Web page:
Debunking 3 Myths About Habits

January is almost over and if you’re anything like me (or the general American public), you’ve already slipped on your New Year’s Resolution a few times. OK, OK, a few dozen times. Based on everything you’ve heard about building habits, you may think your 2020 Resolutions are already lost causes. But don’t worry – a lot of what we’ve been told about habits aren’t true!

Myth 1: It Takes 21 Days To Form A Habit

This is the most common myth out there! I’ve heard it countless times from teachers, coaches, and friends. If you can keep a new behavior up for 3 weeks, it’ll become a habit and you’re good to go! Here’s the problem with that, though. It’s not true.

The idea comes from the 1960’s book Psycho-Cybernetics by Dr. Maltz, a cosmetic surgeon. He noticed that it took clients 21 days to adjust to their new appearances, like a new nose or a limb missing from amputation. He applied the rule to creating habits in his book and the concept spread like wildfire.

Personally, I’ve tried this technique before. In college, I had a habit of biting my nails. It was a small thing so I figured it would be easily remedied with the 21-day rule. Not only was it not easy (old habits die hard) but at the end of the 3 weeks, I still wanted to nibble my nails! No new habit had emerged! I figured I had done something wrong.

Turns out I wasn’t wrong, I was only a 1/3 of the way through the process! Researchers in London studied people trying to develop new habits and discovered that it took an average of 66 days for new behaviors to feel automatic!

So if you’ve been plodding along, faithfully trying to keep your New Year’s Resolution, and it still feels like a drag, don’t worry! You’re on the right path!

Myth 2: I Can’t Miss A Single Day!

When asked what advice he had for young comics, Jerry Seinfeld shared he uses a calendar to make sure he writes every day. Whenever he’s done writing, he checks that day off the calendar, creating a chain that grows longer and longer as you go. “Your only job is not to break the chain,” Seinfeld said. The internet got ahold of this and dubbed it Jerry Seinfeld’s “Don’t Break The Chain” method and “The Seinfeld Strategy.”

While it may be a good way to keep your motivation up, daily consistency actually isn’t required for the development of actual habits. Those same researchers in London found that occasionally missing a day did not impact the overall development of habit.

While I love the idea of visually seeing a chain of your progress, we are all human. We have bad or busy days where we slip out of our good intentions. If this has happened to you, no need to restart the clock. Just get back up and try again. In the game of habits, consistency matters more than perfection.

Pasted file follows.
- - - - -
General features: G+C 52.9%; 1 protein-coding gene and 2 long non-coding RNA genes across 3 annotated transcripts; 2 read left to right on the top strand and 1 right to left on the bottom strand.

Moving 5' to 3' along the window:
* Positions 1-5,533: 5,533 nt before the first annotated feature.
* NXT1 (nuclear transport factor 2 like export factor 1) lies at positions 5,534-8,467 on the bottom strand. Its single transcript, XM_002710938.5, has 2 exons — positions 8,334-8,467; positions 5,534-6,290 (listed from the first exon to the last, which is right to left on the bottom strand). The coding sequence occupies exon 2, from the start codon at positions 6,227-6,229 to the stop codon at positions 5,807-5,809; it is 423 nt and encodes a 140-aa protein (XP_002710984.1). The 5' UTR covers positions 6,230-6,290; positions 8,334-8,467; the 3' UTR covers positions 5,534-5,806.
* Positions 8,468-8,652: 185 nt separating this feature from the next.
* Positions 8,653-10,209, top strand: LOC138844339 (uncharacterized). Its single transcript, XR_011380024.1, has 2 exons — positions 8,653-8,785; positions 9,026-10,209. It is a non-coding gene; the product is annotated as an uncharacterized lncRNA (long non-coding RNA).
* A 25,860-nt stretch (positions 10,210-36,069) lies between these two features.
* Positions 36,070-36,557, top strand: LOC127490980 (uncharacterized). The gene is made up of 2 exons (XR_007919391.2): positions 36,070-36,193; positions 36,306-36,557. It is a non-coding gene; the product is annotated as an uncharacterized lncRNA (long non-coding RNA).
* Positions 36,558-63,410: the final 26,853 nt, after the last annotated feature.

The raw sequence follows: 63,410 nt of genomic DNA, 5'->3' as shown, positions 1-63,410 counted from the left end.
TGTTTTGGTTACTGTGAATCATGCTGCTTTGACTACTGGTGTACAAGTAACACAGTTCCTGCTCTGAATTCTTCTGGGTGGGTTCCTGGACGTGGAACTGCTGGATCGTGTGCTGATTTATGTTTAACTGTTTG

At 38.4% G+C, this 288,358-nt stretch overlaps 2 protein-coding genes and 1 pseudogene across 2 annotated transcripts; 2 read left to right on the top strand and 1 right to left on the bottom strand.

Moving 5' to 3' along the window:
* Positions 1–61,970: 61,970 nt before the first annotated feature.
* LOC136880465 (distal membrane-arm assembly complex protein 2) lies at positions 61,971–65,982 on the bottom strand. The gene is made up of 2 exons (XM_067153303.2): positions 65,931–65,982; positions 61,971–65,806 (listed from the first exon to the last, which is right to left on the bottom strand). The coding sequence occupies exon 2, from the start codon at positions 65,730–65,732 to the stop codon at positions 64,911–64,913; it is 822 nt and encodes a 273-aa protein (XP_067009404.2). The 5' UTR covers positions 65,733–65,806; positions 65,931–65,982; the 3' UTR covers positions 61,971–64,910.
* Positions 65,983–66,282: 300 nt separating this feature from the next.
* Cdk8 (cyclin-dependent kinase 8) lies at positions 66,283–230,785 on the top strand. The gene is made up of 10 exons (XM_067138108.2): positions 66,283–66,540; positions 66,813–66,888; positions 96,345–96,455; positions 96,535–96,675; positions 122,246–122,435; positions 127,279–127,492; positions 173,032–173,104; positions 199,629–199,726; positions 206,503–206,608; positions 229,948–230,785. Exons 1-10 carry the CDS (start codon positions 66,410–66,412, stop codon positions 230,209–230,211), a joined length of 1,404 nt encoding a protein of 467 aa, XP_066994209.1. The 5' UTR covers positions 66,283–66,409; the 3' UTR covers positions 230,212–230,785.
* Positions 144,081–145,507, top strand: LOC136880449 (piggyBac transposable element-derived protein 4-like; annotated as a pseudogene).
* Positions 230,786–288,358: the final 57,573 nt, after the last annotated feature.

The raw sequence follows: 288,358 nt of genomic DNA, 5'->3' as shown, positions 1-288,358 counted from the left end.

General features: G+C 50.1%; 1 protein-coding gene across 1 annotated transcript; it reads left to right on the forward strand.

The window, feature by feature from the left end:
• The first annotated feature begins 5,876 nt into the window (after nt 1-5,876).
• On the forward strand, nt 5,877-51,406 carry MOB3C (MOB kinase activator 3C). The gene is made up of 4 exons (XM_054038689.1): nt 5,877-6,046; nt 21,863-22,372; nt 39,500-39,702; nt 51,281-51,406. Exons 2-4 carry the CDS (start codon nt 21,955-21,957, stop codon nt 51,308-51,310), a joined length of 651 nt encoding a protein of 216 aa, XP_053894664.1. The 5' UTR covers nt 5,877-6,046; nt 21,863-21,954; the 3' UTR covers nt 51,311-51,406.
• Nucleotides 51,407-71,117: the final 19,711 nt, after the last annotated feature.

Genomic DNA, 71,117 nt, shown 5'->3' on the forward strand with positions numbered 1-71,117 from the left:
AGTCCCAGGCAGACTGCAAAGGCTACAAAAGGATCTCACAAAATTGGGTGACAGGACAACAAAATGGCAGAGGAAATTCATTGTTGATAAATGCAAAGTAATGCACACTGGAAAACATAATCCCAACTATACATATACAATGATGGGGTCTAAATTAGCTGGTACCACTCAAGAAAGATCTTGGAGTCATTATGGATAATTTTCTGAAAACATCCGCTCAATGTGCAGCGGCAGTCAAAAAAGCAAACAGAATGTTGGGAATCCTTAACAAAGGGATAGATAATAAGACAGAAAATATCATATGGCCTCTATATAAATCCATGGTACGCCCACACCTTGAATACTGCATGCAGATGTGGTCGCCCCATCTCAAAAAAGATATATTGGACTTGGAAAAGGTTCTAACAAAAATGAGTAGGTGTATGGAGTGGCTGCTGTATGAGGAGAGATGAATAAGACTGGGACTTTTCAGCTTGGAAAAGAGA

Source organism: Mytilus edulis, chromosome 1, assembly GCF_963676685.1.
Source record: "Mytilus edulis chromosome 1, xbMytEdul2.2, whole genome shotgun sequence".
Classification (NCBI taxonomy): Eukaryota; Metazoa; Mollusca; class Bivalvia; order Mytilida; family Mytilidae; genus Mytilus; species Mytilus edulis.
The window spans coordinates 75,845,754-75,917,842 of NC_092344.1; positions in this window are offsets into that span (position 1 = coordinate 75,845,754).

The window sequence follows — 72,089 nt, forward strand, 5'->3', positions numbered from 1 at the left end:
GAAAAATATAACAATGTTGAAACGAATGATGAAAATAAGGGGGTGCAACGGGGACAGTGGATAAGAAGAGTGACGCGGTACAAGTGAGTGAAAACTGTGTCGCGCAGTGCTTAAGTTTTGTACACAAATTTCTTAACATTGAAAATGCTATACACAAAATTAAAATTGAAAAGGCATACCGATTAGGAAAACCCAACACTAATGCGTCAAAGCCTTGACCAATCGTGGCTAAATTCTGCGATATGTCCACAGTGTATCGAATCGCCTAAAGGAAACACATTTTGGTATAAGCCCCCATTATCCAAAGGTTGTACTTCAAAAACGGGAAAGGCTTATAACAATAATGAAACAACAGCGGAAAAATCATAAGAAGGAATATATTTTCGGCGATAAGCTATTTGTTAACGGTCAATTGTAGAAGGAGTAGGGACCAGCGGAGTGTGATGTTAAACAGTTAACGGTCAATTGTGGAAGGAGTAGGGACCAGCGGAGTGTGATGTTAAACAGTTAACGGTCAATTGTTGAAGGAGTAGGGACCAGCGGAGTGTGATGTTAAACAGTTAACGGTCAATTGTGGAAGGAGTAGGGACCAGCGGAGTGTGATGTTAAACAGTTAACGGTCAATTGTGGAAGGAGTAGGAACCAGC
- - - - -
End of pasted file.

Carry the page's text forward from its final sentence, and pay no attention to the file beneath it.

This has huge implications for anyone in therapy working to stop doing behaviors they don’t like. From negative self-talk to addictions to self-harming, I’ve seen many people use this calendar method before. Having to skip a day can feel crushing. Please know that one day, or even a few days, won’t undo your hard work. I hope this information helps relieve the pressure of mistakes. You too are trying to build a new habit, like speaking kindly to yourself or using healthier coping methods. One day won’t derail the progress you’ve made. Keep it up, it’ll get better!

Myth 3: All You Need Is Self-Control

You know how it goes. Each time you set a new goal, you’re on the ball for the first few days. A little time goes by, the goal feels harder to do, and you slip up or stop trying all together. Conventional wisdom says you just need to buckle down and get it done. As Nike and Shia LaBeouf would tell you, “Just Do It!” Implying that if it doesn’t get done, your lack of self-control and willpower is to blame. You simply didn’t try hard enough.

Dr. Wendy Wood, author of Good Habits, Bad Habits, observed “we still tend to assume that self-control and willpower are the only authentic ways to achieve results.” Are they the most effective ways? Not entirely. “We’re just making life more difficult for ourselves, and setting up the vast majority of us with normal levels of willpower to experience failure,” Dr. Wood explains.

Research shows that those who utilize situational control, like creating environments that support your goal, are actually more successful in changing their behavior than those who depend on self-control alone.

Why is this? It takes our brain a lot of energy to maintain self-control! It’s physically not able to maintain that level of energy 100% of the time. It gets tired and needs to take a break. When it does, you’re at risk for reverting back to old habits. Changing your environment to something more supportive is like having a safety net. When your brain checks out, you’ve got back up.

If you want to start running this year, consider sleeping in your running clothes and putting your alarm on the other side of the room. That way you have to get out of bed each morning and you’re already dressed! Or if you’re trying to decrease your screen time, leave your phone in the other room. If you want to eat healthier, don’t go down the cookie aisle at the store. Consider what would make it easier to keep your goal and see if you can work that into your daily life.

Remember my college nail biting habit? I actually don’t bite my nails anymore. But it’s not because I had enough self-control to resist the urge for 66 days. I actually found that if I painted my nails, I lost all desire to chew them. It’s worked for the last 7 years!

Bottom Line

There’s a lot we have wrong about changing our habits. Habits take longer than we think, it’s OK to slip-up, and there are ways to work smarter instead of harder! Remember these tips; hopefully they’ll make habits less stressful and more effective!

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Published by Quietude Counseling

Mental Health & Trauma Treatment

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